Based on your current location, we selected the North America edition of FreshPlaza.com for you I want to remain in this edition
Please click one of the other regions below to switch to another edition.

world_map North America Latin America Oceania Africa Asia Europe


Job offersmore »

Specialsmore »

Top 5 - yesterday

Top 5 - last week

Top 5 - last month

Exchange ratesmore »

Deon Joubert - CGA

Growers need to remain vigilant against FCM

South African citrus growers are having a tough season so far; navel volumes are down 50% due to the unusual splitting phenomenon caused by hot and dry conditions. Valencias in the Eastern Cape were hit by storm strength winds last month reducing volumes by 500,000 cartons and the international lemon market has been described as a challenge, to say the least.

But on top of these conditions there is always the threat of Citrus Black Spot lurking in the background and added to that this year South African citrus exporters are having to work hard on measures to reduce cases of False Codling Moth.

"We knew the growing conditions for citrus in 2017 were much more challenging than in 2016. This implied that all our stakeholders would need to be vigilant in managing the EU crop this year to keep interceptions of both FCM and CBS in check," explains Deon Joubert, Special CGA Envoy for market accesss and EU matters. "The Europhyt report for end May 2017 still reflected SA with zero citrus FCM and CBS non-conformance records, which were great, but that has unfortunately changed with the end June 2017 report stating 5 FCM interceptions in Foss – France on SA Citrus."

He said this is highly disappointing, especially considering the meticulous CGA measures and protocols for 2017, issued through the Commodity Focus Groups. In the large majority of the FCM interception cases, these protocols were not followed.

Although very positive about the zero CBS interceptions Deon said it is  important to remember that the traditional higher CBS risk period is still laying ahead during August to October.

There were a couple of warnings and scares on FCM during the early EU season but in most cases it has been wrongful identification or the FCM larvae was dead on inspection, which implies the measures were indeed successful.  This boded well for the rigorous FCM measures most growers, exporters, DAFF and PPECB introduced, adhered to and kept implementing.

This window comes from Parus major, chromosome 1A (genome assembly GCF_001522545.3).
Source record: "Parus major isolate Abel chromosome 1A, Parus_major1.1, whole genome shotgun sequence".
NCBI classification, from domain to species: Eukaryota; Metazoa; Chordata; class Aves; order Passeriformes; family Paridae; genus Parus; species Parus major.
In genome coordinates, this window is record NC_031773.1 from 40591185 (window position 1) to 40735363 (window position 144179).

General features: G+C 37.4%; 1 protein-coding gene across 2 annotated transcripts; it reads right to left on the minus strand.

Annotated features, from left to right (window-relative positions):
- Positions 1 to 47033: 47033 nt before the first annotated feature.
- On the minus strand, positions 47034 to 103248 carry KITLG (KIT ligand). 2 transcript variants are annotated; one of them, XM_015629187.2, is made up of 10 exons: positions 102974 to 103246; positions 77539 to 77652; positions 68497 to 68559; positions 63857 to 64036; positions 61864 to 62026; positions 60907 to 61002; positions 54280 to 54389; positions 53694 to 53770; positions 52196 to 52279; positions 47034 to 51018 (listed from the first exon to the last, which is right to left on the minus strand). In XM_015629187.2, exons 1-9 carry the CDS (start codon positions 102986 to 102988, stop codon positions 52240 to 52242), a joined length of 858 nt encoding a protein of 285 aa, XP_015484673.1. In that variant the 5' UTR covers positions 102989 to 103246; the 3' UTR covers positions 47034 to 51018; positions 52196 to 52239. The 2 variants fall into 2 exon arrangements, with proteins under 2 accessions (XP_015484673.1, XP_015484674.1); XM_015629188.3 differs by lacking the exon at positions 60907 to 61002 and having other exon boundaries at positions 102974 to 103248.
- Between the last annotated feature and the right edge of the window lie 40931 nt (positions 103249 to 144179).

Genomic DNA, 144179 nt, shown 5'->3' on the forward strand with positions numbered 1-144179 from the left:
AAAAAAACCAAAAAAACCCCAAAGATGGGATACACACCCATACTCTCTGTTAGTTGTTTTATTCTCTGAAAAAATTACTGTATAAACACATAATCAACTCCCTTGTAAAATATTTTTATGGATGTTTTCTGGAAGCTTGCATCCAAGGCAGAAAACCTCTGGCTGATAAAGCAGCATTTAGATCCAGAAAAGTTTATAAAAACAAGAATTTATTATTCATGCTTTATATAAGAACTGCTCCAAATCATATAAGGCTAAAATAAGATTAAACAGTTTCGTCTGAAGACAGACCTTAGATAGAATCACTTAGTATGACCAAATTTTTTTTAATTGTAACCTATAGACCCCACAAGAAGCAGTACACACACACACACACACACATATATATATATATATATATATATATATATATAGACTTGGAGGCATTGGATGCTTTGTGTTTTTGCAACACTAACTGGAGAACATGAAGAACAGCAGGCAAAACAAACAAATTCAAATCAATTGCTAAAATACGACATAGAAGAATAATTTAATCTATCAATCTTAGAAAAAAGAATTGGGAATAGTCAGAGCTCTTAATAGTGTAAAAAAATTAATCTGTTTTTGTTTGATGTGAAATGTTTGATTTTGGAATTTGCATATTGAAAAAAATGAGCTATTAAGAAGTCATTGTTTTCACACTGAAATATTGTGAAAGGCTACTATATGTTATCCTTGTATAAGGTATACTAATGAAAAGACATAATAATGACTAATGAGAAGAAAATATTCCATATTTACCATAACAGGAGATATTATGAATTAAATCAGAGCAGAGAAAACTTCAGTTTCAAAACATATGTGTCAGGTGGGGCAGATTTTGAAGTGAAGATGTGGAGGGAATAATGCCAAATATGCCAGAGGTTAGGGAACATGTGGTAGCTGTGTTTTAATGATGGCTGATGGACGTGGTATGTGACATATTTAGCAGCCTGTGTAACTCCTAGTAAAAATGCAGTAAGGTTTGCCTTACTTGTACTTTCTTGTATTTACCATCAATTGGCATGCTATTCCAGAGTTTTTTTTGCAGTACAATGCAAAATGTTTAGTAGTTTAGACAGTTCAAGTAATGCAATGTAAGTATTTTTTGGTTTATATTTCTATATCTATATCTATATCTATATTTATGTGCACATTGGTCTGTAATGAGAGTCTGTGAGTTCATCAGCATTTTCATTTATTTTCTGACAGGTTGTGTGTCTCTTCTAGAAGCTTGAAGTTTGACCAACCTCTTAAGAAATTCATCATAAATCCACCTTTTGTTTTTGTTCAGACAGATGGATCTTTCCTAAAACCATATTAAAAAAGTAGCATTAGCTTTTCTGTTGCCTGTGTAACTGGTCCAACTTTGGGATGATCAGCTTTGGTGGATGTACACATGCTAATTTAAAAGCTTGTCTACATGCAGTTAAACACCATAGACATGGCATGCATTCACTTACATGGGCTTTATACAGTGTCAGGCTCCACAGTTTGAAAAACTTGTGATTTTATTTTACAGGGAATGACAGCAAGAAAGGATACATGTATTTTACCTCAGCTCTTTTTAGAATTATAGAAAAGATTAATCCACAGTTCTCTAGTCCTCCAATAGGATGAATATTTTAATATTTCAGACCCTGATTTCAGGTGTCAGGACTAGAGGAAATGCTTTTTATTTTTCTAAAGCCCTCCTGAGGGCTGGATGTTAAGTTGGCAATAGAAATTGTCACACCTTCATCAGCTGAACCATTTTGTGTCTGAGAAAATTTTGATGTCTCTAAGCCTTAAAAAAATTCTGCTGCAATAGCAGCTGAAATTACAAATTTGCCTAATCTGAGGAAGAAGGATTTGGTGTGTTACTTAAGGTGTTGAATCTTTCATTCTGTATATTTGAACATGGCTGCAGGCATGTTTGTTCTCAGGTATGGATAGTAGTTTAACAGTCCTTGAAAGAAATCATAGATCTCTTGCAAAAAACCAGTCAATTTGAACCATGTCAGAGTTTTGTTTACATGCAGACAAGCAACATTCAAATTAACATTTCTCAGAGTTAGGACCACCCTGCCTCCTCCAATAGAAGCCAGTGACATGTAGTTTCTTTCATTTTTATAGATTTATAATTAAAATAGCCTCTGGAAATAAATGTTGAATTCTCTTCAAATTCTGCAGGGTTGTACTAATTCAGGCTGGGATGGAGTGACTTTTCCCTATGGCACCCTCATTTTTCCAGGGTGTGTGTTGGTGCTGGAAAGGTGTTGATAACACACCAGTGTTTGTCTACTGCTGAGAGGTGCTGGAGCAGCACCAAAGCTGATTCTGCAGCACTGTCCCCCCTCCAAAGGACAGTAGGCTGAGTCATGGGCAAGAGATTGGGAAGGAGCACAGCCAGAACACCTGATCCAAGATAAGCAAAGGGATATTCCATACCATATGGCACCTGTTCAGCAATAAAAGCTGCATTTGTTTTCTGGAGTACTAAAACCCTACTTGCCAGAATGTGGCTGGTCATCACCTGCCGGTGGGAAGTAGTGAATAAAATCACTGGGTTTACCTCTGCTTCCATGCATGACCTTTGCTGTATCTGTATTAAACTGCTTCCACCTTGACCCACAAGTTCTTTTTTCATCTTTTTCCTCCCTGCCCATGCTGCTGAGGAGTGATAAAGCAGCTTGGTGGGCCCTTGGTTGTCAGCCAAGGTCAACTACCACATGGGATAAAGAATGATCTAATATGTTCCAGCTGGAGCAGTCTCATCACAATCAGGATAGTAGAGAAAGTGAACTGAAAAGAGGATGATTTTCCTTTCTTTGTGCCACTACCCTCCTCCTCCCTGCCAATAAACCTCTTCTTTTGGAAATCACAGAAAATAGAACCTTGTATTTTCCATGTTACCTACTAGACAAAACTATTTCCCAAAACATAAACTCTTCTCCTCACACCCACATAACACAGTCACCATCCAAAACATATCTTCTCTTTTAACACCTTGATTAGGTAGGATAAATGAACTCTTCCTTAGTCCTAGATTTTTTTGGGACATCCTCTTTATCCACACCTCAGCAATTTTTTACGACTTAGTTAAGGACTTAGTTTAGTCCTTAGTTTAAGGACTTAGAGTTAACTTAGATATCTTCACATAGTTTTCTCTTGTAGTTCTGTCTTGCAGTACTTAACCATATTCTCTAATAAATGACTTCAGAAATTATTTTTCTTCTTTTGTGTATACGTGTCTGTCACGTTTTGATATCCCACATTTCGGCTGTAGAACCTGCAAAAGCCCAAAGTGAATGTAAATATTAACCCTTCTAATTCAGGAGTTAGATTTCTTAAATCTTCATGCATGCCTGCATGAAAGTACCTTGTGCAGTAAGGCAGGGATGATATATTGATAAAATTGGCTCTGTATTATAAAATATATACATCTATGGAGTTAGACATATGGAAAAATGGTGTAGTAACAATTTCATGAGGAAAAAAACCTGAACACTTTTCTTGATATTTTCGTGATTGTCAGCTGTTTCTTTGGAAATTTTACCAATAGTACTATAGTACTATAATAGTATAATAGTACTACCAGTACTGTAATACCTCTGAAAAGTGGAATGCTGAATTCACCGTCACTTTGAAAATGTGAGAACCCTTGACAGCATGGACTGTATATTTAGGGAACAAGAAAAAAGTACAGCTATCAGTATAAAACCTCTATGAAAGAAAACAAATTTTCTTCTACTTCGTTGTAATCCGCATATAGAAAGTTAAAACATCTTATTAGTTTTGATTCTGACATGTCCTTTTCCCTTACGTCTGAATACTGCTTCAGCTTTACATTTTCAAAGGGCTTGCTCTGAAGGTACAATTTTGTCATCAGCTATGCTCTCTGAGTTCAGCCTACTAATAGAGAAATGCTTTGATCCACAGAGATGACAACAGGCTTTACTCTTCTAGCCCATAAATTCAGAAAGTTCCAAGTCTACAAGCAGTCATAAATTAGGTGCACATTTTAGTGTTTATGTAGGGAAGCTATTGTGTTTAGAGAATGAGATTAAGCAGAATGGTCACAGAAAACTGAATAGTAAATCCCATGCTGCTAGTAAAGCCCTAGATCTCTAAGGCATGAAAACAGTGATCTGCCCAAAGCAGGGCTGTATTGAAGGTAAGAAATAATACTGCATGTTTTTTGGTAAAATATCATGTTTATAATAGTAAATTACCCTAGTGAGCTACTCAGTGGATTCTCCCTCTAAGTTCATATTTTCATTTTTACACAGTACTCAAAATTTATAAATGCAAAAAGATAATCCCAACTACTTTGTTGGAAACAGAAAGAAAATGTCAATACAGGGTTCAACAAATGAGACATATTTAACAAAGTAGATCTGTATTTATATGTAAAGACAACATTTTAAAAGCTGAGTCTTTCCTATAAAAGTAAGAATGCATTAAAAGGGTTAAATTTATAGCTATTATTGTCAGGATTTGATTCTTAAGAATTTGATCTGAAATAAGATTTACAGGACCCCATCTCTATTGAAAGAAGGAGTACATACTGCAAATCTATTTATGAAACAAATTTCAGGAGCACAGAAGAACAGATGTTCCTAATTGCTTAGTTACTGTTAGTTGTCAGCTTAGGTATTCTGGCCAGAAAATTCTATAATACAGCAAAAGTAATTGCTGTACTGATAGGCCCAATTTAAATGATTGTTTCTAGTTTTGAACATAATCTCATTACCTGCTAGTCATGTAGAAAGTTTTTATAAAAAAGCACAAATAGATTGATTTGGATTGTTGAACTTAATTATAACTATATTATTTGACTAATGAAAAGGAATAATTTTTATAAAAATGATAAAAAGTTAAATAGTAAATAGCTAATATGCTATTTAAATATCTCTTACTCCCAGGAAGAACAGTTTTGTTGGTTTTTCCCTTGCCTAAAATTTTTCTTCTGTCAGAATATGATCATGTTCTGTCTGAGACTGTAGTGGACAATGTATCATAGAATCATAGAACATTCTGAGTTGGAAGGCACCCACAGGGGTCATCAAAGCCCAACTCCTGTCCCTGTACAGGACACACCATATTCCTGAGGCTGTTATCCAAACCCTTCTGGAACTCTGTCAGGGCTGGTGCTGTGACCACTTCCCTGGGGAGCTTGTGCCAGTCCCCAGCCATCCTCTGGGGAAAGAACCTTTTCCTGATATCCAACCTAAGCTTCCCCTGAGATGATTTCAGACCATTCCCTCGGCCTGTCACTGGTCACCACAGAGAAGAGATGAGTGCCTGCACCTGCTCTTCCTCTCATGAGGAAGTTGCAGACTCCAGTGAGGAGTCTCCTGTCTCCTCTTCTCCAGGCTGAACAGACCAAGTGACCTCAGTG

"Unfortunately now that we have the 5 confirmed FCM interceptions in France, analysing these interceptions are critical to close the loop on possible gaps in our measures and protocols. The CGA has set up a task team with the assistance of CRI, who will analyse all FCM interception cases in the EU with DAFF’s able assistance. We need to learn as much about our vector pattern, possible mistakes and successes, while applying all the already known FCM measures but testing some experimental ones, during the 2017 season.  This to build a reputable FCM risk management system this year for submission through DAFF to the EU Commission before year end." 

FCM is not a notifiable EU pest/vector at the moment but will become one in 2018.

Deon said that the current FCM strikes are concerning and he requests growers to diligently follow the set measures for the remainder of the season.

"This will afford us some last minute analysing and the possible sensible elimination of risk factors, while working through the reporting of non-compliances/strikes."

He concludes with a reminder that the Spanish insistence was mandatory Cold Treatment on all SA citrus going to the EU. "That cost and logistical requirements would imply a total disaster for the SA Citrus Industry. This treatment remains on the horizon should we fail on the current process." 

For more information:
Deon Joubert
Special CGA Envoy for market access and EU matters
Tel: +27 21 914 7174
Mobile +27 83 675 3785

Publication date: 7/14/2017
Author: Nichola McGregor
Copyright: www.freshplaza.com


Receive the daily newsletter in your email for free | Click here


Other news in this sector: